It was a great experience with the ‘Roos. Our form tapered and we eventually missed the finals, but this was soon forgotten amidst the anticipation of a four-day trek across the nation.

What a relief to arrive in Darwin and stretch the legs at last. Alighting from the dusty red Monaro to which I had now upgraded, an incredible wave of heat forced me to rush to the comfort of the nearest air-conditioned bar.

Four hours later, after renewing acquaintances with an old mate, Frank Griffin, I was introduced to a new set of team-mates at training. Knowing ‘Griffo’ from old, I knew that he would have given the Nightcliff boys an inflated description of my limited ability.

In the fading light of that first session, they appeared to be a combination of black, brown, brindle and white and the darker it got the more sinister they looked.

But they were a terrific lot of blokes. The first piece of advice I received was to keep the fluids up and remember: “up here beer is medicinal”!

Nightcliff had won three flags in their brief history and were originally known as Works & Housing. The club’s roots were heavily steeped in the Public Works sector.

So they found, or gifted, me a job as a ‘Scaffolder’. Hell, I had no idea even what a scaffolder was, let alone operate as one.”Don’t worry”, they said. “All you’ve gotta do is get the boys lunch, morning and afternoon tea and clean up a bit after them”.

Nightcliff (The Tigers ), boasted some of the NTFL’s stars among their ranks. Probably their smoothest mover was Kenny Bonson, a Nicholls Medallist and former coach.

The Bonsons were famous in Darwin footy, as were many other families, like the Lew Fatts, Motlops, Coopers, Ah Matts, Roes, Muirs, Tyes, Stokes’ and Longs.

The up-and-coming star of the side was a teen-aged rover called Joe Daby, who was to become a 5-time club B & F and dual Nicholls Medallist. His side-kick was a tiny bundle of energy called Greg ‘Muscles’ Adams.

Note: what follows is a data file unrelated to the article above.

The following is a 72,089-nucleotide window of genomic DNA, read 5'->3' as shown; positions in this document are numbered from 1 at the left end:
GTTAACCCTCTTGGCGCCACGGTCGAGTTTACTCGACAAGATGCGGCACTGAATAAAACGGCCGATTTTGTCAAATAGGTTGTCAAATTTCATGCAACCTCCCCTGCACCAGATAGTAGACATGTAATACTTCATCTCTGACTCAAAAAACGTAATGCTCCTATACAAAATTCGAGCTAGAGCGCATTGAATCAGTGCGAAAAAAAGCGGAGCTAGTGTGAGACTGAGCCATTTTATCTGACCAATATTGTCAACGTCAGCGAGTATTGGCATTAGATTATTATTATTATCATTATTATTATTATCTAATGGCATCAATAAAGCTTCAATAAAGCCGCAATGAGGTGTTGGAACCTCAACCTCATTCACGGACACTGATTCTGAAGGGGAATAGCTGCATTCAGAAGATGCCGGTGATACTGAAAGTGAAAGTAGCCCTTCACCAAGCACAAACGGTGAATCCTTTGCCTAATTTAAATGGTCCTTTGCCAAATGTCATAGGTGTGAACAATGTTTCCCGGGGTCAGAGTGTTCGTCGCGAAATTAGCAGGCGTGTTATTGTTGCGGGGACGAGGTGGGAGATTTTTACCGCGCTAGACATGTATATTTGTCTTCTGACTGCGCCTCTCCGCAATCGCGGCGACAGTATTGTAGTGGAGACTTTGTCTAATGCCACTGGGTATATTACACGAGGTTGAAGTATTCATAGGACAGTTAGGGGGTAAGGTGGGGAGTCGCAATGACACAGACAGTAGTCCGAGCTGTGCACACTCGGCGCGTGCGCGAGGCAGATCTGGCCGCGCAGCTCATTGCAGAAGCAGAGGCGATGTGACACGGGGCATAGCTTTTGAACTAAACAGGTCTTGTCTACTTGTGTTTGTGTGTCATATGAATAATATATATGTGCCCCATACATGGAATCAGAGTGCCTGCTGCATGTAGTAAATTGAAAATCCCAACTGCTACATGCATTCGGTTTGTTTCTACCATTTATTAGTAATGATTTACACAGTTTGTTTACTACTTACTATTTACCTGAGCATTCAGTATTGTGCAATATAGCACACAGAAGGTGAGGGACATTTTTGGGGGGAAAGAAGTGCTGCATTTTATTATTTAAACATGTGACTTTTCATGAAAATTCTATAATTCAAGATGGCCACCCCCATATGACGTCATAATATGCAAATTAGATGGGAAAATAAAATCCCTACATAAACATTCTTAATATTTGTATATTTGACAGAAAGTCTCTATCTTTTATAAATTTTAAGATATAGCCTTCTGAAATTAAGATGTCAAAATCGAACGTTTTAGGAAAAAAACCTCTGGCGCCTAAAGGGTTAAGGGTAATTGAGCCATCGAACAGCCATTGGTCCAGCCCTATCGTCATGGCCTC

Wayne Radbone, an ex-Sturt player, had taken on the coaching job and in mid-season Keith Pattinson, a SANFL star arrived. Among the southern influx was a red-headed former Carlton Reserves player, John Kemp, who achieved some sort of fame within the club by sleeping in his car throughout the season.

The Tigers trained at their home, Nightcliff Oval, but most games were played at the historic Gardens Oval.

We were a middle-of-the-road side, being no match for Darwin, who were chasing something like their fourth flag in a row. But we managed to scramble into the First Semi-final against St. Mary’s.

In a bruising encounter, which culminated in an all-in brawl in the last quarter, the Saints proved too strong and ran away to win by 20 points.

“…..There were more cautions handed out in 10 minutes in this game than by a referee in a tag – wrestling match…….”, the NT News proclaimed.

My sayonara to the NTFL came the following Tuesday evening. Summonsed to the Old Darwin Court House, the tribunal meted out a two-week sentence for striking a feisty Saint whose name has always stayed in my mind – Leon Puruntatameri.

There was plenty of time to ponder my misfortune. The next day the Monaro cruised onto the Stuart Highway and I tentatively began to negotiate the 4,000km journey home. The Northern Safari was over………